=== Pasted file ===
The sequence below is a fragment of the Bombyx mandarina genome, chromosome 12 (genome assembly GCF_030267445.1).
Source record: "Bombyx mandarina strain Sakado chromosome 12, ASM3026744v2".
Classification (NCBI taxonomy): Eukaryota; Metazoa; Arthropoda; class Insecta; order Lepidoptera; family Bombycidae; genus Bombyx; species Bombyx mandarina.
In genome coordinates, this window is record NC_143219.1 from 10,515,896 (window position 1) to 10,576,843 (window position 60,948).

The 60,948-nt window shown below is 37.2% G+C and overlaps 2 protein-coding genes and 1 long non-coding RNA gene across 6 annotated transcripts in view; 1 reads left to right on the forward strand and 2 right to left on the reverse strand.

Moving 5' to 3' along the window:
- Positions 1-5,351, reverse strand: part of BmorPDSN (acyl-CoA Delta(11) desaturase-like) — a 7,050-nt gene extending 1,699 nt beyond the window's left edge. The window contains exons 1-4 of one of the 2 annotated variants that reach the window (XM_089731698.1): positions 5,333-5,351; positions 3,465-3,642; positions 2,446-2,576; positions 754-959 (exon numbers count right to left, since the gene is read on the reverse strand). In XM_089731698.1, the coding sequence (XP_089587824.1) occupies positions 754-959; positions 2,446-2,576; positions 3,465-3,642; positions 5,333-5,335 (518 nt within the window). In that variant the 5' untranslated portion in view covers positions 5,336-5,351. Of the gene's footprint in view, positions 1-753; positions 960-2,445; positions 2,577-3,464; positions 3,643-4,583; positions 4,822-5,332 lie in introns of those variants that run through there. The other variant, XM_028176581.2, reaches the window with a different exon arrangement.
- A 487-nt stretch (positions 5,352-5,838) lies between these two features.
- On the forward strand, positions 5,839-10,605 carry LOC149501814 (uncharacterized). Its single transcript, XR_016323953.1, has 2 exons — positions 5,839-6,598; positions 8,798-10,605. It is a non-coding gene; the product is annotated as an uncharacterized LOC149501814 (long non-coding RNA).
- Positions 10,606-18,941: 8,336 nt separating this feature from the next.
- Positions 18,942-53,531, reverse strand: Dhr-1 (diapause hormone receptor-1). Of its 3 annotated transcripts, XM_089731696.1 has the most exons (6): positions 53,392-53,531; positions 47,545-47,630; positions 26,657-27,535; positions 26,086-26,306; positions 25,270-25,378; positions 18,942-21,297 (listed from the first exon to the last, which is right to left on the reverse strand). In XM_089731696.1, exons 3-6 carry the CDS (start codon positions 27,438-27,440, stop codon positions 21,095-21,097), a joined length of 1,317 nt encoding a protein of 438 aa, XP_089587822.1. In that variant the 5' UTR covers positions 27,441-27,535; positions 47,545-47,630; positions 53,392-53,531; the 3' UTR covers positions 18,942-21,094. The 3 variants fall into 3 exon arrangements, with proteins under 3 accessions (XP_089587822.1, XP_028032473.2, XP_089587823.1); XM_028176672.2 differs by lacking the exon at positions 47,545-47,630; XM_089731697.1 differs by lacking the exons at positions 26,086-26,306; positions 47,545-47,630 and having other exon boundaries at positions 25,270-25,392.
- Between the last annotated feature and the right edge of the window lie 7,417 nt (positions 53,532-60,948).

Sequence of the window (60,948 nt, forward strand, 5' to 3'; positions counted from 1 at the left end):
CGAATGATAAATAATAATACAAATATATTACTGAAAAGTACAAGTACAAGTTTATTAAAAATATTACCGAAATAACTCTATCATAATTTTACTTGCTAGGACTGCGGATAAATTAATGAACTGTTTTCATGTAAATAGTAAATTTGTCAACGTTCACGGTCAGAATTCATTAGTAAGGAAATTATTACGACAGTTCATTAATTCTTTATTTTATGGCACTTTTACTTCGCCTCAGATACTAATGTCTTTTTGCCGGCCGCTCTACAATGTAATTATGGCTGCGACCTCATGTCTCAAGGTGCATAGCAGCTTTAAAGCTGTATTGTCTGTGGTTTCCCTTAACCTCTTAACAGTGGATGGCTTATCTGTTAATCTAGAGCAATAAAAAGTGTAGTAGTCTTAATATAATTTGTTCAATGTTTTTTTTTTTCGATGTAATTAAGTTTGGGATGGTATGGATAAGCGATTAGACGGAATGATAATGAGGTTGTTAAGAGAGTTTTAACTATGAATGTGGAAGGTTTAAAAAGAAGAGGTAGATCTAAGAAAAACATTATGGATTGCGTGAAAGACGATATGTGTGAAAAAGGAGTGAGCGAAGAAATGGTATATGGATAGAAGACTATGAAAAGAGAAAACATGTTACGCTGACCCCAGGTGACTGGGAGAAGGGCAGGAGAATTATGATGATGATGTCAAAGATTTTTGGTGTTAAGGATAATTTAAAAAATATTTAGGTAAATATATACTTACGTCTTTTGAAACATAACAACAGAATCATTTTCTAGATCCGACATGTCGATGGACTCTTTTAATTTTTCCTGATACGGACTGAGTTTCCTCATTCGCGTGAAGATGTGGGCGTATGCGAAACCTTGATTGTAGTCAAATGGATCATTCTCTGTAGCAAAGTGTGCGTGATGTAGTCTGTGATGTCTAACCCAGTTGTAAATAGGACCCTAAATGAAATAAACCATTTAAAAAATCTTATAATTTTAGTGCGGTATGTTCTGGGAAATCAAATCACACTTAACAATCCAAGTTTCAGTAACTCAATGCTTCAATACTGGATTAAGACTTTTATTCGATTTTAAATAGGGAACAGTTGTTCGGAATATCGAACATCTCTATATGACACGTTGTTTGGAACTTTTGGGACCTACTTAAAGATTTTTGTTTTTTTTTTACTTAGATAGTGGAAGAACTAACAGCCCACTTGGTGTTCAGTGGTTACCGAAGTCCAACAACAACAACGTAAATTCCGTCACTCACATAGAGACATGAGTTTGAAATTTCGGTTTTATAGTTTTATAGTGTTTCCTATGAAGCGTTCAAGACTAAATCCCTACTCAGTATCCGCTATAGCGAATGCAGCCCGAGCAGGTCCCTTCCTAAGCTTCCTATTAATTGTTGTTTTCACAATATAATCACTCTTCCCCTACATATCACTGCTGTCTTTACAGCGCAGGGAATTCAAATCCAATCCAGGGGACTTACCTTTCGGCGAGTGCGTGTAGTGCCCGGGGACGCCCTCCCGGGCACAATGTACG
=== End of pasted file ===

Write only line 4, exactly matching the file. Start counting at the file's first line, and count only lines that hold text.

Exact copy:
In genome coordinates, this window is record NC_143219.1 from 10,515,896 (window position 1) to 10,576,843 (window position 60,948).